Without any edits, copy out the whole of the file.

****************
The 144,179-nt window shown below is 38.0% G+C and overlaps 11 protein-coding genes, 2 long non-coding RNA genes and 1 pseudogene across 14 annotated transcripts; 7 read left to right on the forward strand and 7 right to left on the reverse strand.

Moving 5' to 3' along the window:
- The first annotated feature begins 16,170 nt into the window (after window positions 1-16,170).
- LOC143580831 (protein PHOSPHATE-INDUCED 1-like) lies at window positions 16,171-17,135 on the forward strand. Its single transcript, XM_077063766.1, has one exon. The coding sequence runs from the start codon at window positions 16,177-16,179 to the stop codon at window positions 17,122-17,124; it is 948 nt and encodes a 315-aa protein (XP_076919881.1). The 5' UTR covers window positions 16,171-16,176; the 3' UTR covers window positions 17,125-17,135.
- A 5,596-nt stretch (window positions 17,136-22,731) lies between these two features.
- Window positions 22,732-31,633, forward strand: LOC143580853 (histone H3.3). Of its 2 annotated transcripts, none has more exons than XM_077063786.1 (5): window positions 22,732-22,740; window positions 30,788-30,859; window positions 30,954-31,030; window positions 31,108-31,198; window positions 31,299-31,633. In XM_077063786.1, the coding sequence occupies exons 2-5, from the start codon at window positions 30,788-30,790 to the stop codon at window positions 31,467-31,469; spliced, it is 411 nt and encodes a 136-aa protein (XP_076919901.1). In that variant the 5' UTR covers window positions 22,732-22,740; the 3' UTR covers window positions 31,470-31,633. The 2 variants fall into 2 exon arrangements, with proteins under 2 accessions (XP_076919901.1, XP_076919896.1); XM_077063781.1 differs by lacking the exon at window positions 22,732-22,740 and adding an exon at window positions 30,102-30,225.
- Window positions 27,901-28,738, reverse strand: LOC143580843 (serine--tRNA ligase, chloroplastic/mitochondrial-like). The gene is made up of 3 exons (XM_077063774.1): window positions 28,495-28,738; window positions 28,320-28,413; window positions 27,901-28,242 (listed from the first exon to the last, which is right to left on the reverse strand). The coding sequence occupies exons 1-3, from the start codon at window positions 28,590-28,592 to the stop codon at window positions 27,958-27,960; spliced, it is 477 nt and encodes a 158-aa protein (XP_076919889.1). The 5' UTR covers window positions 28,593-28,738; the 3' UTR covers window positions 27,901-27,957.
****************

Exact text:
The 144,179-nt window shown below is 38.0% G+C and overlaps 11 protein-coding genes, 2 long non-coding RNA genes and 1 pseudogene across 14 annotated transcripts; 7 read left to right on the forward strand and 7 right to left on the reverse strand.

Moving 5' to 3' along the window:
- The first annotated feature begins 16,170 nt into the window (after window positions 1-16,170).
- LOC143580831 (protein PHOSPHATE-INDUCED 1-like) lies at window positions 16,171-17,135 on the forward strand. Its single transcript, XM_077063766.1, has one exon. The coding sequence runs from the start codon at window positions 16,177-16,179 to the stop codon at window positions 17,122-17,124; it is 948 nt and encodes a 315-aa protein (XP_076919881.1). The 5' UTR covers window positions 16,171-16,176; the 3' UTR covers window positions 17,125-17,135.
- A 5,596-nt stretch (window positions 17,136-22,731) lies between these two features.
- Window positions 22,732-31,633, forward strand: LOC143580853 (histone H3.3). Of its 2 annotated transcripts, none has more exons than XM_077063786.1 (5): window positions 22,732-22,740; window positions 30,788-30,859; window positions 30,954-31,030; window positions 31,108-31,198; window positions 31,299-31,633. In XM_077063786.1, the coding sequence occupies exons 2-5, from the start codon at window positions 30,788-30,790 to the stop codon at window positions 31,467-31,469; spliced, it is 411 nt and encodes a 136-aa protein (XP_076919901.1). In that variant the 5' UTR covers window positions 22,732-22,740; the 3' UTR covers window positions 31,470-31,633. The 2 variants fall into 2 exon arrangements, with proteins under 2 accessions (XP_076919901.1, XP_076919896.1); XM_077063781.1 differs by lacking the exon at window positions 22,732-22,740 and adding an exon at window positions 30,102-30,225.
- Window positions 27,901-28,738, reverse strand: LOC143580843 (serine--tRNA ligase, chloroplastic/mitochondrial-like). The gene is made up of 3 exons (XM_077063774.1): window positions 28,495-28,738; window positions 28,320-28,413; window positions 27,901-28,242 (listed from the first exon to the last, which is right to left on the reverse strand). The coding sequence occupies exons 1-3, from the start codon at window positions 28,590-28,592 to the stop codon at window positions 27,958-27,960; spliced, it is 477 nt and encodes a 158-aa protein (XP_076919889.1). The 5' UTR covers window positions 28,593-28,738; the 3' UTR covers window positions 27,901-27,957.